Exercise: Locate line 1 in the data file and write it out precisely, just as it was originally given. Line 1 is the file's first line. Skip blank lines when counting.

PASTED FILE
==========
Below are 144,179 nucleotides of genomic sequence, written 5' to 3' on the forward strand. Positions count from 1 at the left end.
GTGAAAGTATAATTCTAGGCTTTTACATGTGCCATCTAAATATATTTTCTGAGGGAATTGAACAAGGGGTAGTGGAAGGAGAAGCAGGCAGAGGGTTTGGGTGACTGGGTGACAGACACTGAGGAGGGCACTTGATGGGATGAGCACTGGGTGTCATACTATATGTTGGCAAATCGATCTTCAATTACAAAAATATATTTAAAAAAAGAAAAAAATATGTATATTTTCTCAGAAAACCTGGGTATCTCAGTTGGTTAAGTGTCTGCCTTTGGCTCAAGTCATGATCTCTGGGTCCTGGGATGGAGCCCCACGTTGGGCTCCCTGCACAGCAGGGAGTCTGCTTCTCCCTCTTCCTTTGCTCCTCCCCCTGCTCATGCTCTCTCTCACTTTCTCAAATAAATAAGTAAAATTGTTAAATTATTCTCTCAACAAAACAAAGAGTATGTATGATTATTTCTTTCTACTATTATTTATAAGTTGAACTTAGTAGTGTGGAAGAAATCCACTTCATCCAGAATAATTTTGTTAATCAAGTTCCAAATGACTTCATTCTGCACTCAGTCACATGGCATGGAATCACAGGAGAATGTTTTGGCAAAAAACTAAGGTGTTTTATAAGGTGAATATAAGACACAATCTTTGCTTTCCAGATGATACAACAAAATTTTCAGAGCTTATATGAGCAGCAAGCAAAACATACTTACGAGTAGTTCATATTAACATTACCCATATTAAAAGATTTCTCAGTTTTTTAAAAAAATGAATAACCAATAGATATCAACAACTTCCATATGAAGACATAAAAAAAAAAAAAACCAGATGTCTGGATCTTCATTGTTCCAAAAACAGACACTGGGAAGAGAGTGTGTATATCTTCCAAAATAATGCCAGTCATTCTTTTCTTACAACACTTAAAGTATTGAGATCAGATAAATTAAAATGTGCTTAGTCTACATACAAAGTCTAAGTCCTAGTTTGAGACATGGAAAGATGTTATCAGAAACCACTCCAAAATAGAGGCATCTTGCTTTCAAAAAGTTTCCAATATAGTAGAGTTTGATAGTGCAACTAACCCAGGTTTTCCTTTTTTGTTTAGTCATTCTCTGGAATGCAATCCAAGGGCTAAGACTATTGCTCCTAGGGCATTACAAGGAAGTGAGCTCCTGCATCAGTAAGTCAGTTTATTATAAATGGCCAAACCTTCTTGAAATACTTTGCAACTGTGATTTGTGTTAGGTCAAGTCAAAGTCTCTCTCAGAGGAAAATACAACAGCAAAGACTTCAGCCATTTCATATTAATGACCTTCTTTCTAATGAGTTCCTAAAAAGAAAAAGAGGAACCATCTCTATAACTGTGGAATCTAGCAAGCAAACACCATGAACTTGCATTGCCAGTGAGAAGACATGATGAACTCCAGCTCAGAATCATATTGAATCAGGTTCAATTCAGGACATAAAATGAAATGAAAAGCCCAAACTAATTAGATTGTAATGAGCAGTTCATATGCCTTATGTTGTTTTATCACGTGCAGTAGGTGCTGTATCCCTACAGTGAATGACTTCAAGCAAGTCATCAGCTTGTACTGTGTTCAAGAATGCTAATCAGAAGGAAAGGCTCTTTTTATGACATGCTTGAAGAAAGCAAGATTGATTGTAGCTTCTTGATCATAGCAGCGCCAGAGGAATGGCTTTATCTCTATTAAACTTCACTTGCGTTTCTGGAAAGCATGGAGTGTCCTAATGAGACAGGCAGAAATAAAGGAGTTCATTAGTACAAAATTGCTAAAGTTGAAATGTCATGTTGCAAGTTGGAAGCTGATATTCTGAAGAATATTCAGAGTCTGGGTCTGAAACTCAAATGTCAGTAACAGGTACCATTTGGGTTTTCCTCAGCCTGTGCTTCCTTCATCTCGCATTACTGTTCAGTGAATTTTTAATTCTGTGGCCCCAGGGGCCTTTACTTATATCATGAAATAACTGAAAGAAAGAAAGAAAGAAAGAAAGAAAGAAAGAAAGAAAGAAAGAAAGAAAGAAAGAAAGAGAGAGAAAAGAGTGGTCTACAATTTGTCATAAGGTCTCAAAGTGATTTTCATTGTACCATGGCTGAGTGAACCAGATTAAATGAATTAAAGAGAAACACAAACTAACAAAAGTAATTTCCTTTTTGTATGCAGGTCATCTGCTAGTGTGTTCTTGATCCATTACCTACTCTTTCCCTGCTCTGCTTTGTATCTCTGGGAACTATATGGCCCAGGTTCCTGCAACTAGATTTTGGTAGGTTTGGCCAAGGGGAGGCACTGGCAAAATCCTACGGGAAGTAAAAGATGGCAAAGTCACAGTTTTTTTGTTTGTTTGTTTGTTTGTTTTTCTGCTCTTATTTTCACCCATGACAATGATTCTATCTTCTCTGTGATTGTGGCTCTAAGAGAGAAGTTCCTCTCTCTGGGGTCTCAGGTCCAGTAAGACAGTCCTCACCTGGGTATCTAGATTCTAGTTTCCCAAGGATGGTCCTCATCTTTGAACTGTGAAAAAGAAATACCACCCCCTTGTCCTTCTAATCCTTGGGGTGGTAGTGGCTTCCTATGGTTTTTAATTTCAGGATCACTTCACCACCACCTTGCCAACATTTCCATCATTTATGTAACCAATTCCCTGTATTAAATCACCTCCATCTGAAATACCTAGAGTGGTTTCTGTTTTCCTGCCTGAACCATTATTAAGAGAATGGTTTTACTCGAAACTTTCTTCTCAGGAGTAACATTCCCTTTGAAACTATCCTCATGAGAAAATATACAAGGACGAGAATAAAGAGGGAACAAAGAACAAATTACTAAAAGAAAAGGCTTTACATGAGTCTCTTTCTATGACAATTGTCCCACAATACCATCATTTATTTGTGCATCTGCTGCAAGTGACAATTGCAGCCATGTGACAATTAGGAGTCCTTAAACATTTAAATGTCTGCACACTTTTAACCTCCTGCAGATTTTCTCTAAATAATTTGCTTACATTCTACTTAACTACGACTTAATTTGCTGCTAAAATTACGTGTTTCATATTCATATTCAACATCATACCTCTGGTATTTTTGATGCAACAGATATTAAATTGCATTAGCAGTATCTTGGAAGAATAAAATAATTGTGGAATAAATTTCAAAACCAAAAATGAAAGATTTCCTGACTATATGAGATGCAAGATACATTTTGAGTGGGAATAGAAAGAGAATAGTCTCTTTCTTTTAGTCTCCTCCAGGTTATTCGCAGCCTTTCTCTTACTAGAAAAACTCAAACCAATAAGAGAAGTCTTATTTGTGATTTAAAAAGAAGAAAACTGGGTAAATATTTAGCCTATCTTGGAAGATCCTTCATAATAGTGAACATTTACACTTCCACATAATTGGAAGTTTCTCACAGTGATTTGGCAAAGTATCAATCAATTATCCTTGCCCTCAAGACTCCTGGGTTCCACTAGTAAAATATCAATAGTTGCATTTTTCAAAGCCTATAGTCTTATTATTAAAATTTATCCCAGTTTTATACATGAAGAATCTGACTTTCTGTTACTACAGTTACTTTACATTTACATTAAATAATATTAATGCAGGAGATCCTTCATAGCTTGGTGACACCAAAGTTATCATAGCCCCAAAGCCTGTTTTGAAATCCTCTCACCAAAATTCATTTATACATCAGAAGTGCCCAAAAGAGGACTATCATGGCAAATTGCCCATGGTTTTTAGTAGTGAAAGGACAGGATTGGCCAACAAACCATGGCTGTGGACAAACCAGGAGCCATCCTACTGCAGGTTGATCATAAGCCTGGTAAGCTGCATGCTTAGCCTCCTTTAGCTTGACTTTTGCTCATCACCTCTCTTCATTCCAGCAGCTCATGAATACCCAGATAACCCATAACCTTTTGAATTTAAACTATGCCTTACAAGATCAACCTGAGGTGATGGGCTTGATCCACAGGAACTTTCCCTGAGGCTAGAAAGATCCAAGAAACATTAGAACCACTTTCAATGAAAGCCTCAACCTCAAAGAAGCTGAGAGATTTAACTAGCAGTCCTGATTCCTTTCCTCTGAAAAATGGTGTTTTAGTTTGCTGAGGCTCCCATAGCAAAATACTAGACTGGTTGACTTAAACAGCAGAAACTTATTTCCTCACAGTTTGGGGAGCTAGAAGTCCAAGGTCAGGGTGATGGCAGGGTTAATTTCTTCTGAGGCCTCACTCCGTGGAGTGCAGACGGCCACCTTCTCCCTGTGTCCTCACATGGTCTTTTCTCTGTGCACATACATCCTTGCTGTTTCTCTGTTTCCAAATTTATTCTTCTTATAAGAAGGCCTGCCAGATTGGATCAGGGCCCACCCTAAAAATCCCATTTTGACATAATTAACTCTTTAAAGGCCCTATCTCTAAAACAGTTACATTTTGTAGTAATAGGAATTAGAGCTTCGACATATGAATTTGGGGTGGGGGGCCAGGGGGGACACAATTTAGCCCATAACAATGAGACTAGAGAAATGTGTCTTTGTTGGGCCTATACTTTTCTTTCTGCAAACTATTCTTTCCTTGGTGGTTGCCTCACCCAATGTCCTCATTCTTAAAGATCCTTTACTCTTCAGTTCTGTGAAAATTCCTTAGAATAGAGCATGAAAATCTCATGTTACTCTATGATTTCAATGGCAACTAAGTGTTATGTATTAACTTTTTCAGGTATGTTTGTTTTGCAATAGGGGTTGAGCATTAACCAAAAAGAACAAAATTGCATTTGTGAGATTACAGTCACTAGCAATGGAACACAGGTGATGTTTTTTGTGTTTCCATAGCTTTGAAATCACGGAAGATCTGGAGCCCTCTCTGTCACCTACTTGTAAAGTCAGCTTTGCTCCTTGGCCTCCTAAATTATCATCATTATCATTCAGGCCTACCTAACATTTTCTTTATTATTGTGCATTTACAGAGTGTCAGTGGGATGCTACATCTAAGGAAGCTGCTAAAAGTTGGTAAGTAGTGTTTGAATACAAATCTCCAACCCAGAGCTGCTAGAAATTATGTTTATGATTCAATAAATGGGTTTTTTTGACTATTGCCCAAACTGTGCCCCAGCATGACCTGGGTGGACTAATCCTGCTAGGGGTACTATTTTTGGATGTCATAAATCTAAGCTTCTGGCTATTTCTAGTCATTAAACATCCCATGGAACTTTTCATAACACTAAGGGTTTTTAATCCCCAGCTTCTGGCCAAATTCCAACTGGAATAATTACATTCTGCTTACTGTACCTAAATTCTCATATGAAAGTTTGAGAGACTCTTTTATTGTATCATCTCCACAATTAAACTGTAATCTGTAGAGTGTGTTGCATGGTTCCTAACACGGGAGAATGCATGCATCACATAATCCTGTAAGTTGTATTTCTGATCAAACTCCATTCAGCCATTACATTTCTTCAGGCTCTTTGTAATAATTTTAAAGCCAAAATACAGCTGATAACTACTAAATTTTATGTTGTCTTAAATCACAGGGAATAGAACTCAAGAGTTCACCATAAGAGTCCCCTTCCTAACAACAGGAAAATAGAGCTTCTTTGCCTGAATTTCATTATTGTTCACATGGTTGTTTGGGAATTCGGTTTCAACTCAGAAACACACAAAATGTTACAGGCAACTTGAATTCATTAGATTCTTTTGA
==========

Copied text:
Below are 144,179 nucleotides of genomic sequence, written 5' to 3' on the forward strand. Positions count from 1 at the left end.